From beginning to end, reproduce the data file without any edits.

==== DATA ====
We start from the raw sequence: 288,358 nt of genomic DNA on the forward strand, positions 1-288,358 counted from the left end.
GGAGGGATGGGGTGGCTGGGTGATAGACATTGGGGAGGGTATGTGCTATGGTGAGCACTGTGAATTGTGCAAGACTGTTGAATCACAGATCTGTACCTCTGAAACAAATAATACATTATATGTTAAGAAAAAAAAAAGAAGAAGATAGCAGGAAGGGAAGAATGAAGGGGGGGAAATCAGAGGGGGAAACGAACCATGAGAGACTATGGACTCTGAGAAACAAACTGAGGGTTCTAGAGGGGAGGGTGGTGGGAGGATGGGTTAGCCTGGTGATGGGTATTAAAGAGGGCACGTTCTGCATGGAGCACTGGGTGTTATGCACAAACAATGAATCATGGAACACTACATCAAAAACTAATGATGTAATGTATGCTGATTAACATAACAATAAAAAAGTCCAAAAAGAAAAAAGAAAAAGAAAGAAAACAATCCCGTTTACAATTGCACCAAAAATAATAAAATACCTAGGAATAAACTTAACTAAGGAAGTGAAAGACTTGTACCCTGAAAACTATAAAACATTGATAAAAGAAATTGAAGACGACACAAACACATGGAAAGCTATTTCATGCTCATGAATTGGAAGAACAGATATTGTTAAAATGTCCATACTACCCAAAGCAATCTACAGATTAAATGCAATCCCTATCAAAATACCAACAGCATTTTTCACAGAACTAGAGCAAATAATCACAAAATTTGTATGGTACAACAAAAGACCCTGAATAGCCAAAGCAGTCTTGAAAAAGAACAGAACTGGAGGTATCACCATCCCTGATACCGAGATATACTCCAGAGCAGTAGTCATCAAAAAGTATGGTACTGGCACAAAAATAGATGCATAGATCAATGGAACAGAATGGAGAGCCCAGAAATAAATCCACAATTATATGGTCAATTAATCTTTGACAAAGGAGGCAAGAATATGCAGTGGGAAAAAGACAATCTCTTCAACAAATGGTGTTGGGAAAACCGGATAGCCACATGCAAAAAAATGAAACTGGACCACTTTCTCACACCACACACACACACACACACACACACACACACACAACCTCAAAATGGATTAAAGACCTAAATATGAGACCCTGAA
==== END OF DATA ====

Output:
We start from the raw sequence: 288,358 nt of genomic DNA on the forward strand, positions 1-288,358 counted from the left end.
GGAGGGATGGGGTGGCTGGGTGATAGACATTGGGGAGGGTATGTGCTATGGTGAGCACTGTGAATTGTGCAAGACTGTTGAATCACAGATCTGTACCTCTGAAACAAATAATACATTATATGTTAAGAAAAAAAAAAGAAGAAGATAGCAGGAAGGGAAGAATGAAGGGGGGGAAATCAGAGGGGGAAACGAACCATGAGAGACTATGGACTCTGAGAAACAAACTGAGGGTTCTAGAGGGGAGGGTGGTGGGAGGATGGGTTAGCCTGGTGATGGGTATTAAAGAGGGCACGTTCTGCATGGAGCACTGGGTGTTATGCACAAACAATGAATCATGGAACACTACATCAAAAACTAATGATGTAATGTATGCTGATTAACATAACAATAAAAAAGTCCAAAAAGAAAAAAGAAAAAGAAAGAAAACAATCCCGTTTACAATTGCACCAAAAATAATAAAATACCTAGGAATAAACTTAACTAAGGAAGTGAAAGACTTGTACCCTGAAAACTATAAAACATTGATAAAAGAAATTGAAGACGACACAAACACATGGAAAGCTATTTCATGCTCATGAATTGGAAGAACAGATATTGTTAAAATGTCCATACTACCCAAAGCAATCTACAGATTAAATGCAATCCCTATCAAAATACCAACAGCATTTTTCACAGAACTAGAGCAAATAATCACAAAATTTGTATGGTACAACAAAAGACCCTGAATAGCCAAAGCAGTCTTGAAAAAGAACAGAACTGGAGGTATCACCATCCCTGATACCGAGATATACTCCAGAGCAGTAGTCATCAAAAAGTATGGTACTGGCACAAAAATAGATGCATAGATCAATGGAACAGAATGGAGAGCCCAGAAATAAATCCACAATTATATGGTCAATTAATCTTTGACAAAGGAGGCAAGAATATGCAGTGGGAAAAAGACAATCTCTTCAACAAATGGTGTTGGGAAAACCGGATAGCCACATGCAAAAAAATGAAACTGGACCACTTTCTCACACCACACACACACACACACACACACACACACACACAACCTCAAAATGGATTAAAGACCTAAATATGAGACCCTGAA